NLRB Applies a Shifting Burdens Analysis in Reviewing Employer Work Rules; Boeing Overruled
On August 2, 2023, the NLRB further limited employers’ flexibility in designing work rules by holding that all work rules will be reviewed on a case-by-case basis, and no work rules will get an automatic pass. The Board’s 3-1 decision in Stericycle Inc. holds that once the NLRB General Counsel proves that a work rule could chill employees’ exercise of Section 7 rights, there is a presumption that the rule is unlawful, which the employer can rebut only with proof that the work rule serves a lawful business interest, the rule advances the lawful interest, and a more narrowly tailored rule would not advance the interest.
With Stericycle, the Board has issued yet another 3-1 decision that overturns a precedential decision by the Trump-appointed Board. In its 2017 decision in Boeing Co., the Board articulated a “categorical approach” to employer work rules whereby it would determine a work rule’s lawfulness by balancing the rule’s impact on workers’ rights to organize against an employer’s business interests. By contrast, under Stericycle the Board will defer to employees’ interpretation of a rule and whether it restricts rights to engage in protected activity.
Stericycle enforced policies regulating personal conduct, conflicts of interest, and confidentiality of harassment complaints. The Administrative Law Judge found that Stericycle violated the NLRA by maintaining rules that employees could reasonably understand as prohibiting protected activity. On appeal, the Board majority expressly rejected the balancing test in Boeing and modified an older, worker-friendly analysis, holding that an employer’s policies will presumptively violate the NLRA if they have a “reasonable tendency” to chill organizing activity, such as confidentiality rules, non-disparagement rules, and rules prohibiting outside employment.
The Board majority stated that the Boeing standard gave too much weight to employers’ interests, and not enough weight to workers’ fears about violating ambiguous rules by engaging in protected organized activity, and that the Boeing standard failed to require the employer to narrowly tailor policies to advance their legitimate and substantial business interests.
Under Stericycle, what an employer meant its rule to accomplish is not a defense if the rule is susceptible to another reasonable interpretation that it infringes on Section 7 rights.
Moving forward, the Board will begin its analysis by assessing whether the NLRB General Counsel can prove presumptive unlawfulness. Board counsel will try to demonstrate that an employee "could reasonably interpret the rule to have a coercive meaning," even if the rule could also reasonably be interpreted as not restricting employee rights. The burden then shifts to the employer to prove that it has a “legitimate and substantial business interest” in maintaining the rule and that its interest cannot be achieved with a narrower rule.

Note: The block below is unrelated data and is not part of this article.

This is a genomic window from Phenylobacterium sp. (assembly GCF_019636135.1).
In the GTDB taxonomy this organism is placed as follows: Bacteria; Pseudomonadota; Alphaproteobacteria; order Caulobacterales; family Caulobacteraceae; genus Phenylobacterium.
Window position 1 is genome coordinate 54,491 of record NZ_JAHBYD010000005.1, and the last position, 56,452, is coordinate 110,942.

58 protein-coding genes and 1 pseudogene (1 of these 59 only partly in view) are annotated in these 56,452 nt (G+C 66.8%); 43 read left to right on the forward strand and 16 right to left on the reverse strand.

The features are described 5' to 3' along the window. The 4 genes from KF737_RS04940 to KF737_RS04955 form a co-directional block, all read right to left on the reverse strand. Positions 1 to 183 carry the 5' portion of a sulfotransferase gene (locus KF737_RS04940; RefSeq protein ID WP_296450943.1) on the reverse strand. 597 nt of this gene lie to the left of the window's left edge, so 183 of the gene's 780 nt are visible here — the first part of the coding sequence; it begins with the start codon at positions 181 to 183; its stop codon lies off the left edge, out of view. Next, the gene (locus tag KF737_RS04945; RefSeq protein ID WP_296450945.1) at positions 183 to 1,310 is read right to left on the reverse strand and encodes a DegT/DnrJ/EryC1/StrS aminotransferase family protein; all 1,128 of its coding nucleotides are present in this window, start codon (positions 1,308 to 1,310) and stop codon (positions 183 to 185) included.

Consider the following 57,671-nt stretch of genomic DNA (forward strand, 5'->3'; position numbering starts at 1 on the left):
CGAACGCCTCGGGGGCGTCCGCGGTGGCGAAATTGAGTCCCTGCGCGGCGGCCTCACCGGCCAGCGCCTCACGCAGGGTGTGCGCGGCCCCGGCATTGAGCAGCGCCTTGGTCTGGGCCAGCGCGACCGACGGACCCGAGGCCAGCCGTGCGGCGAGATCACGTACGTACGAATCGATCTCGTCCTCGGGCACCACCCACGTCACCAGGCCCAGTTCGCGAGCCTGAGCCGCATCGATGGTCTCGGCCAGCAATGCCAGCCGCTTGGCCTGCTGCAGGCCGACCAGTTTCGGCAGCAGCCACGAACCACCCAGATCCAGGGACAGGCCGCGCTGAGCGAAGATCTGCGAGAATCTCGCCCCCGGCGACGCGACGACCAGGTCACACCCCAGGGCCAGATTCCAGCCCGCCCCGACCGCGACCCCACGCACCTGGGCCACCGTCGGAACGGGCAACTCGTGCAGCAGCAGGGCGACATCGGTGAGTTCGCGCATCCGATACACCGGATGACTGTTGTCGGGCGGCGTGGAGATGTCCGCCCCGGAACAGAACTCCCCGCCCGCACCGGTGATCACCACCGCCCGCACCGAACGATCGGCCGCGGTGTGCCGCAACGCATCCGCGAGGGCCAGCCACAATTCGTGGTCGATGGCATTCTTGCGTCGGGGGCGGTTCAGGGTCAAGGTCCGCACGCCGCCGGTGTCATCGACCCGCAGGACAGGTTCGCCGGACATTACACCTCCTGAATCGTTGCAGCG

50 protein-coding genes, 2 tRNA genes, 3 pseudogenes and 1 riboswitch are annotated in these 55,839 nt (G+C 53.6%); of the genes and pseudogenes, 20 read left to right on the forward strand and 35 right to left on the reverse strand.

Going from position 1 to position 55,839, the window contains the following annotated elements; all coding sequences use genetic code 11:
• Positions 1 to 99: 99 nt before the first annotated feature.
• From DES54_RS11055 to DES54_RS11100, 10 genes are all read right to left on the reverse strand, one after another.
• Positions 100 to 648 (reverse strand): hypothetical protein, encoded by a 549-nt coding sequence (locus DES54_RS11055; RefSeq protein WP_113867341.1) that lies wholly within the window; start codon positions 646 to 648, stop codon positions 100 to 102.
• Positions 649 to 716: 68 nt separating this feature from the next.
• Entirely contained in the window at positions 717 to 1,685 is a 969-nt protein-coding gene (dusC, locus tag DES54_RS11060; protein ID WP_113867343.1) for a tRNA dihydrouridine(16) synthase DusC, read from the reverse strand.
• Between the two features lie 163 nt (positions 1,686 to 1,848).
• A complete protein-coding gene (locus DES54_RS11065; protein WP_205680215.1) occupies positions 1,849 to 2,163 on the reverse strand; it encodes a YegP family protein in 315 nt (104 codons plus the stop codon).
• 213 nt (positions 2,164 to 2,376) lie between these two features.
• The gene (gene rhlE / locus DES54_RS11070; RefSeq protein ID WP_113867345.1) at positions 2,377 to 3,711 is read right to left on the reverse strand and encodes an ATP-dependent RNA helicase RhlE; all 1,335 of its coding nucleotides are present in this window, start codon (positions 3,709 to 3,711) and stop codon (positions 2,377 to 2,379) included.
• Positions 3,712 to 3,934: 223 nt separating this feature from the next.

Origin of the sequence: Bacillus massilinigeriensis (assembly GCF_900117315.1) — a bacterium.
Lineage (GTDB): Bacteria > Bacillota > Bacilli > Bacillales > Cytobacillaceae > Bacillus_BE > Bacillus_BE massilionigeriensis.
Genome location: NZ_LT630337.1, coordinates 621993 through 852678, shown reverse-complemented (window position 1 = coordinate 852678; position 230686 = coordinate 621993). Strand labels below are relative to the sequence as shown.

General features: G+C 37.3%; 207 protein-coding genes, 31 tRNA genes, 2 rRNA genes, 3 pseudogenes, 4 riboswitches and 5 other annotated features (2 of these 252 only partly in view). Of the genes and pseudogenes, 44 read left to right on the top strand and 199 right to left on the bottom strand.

The Board further determined that this new analysis will apply retroactively, but did not apply this new standard to Stericycle, and instead remanded the case to the ALJ for further consistent proceedings.
The lone dissenting Board member, Marvin Kaplan, claims that the new approach abandons the Board’s obligation to balance employee and employer rights by “inherently privilege[ing] employee rights while placing scant, if any, weight on employer interest,” and criticized Stericycle’s analytical framework as giving “effectively dispositive weight to the employee rights side of the balance."
The buzzwords coming out of the Stericycle decision are narrowly tailored. A work rule that can be interpreted as chilling the exercise of Section 7 rights may arguably serve an employer’s legitimate interests but if it is not narrowly tailored, the employer will be found to have violated the Act. As the Stericycle analysis applies retroactively, policies that may have been reviewed under the Boeing standard should be reviewed again. One Board prediction is obvious: “we do not expect our new standard to provide complete certainty and predictability in this area of the law.”
Should you have any questions or need additional information, please contact Patrick W. McGovern, Esq., Partner in the firm’s Labor Law and Employment Law & Litigation practice via email here or call 973.535.7129.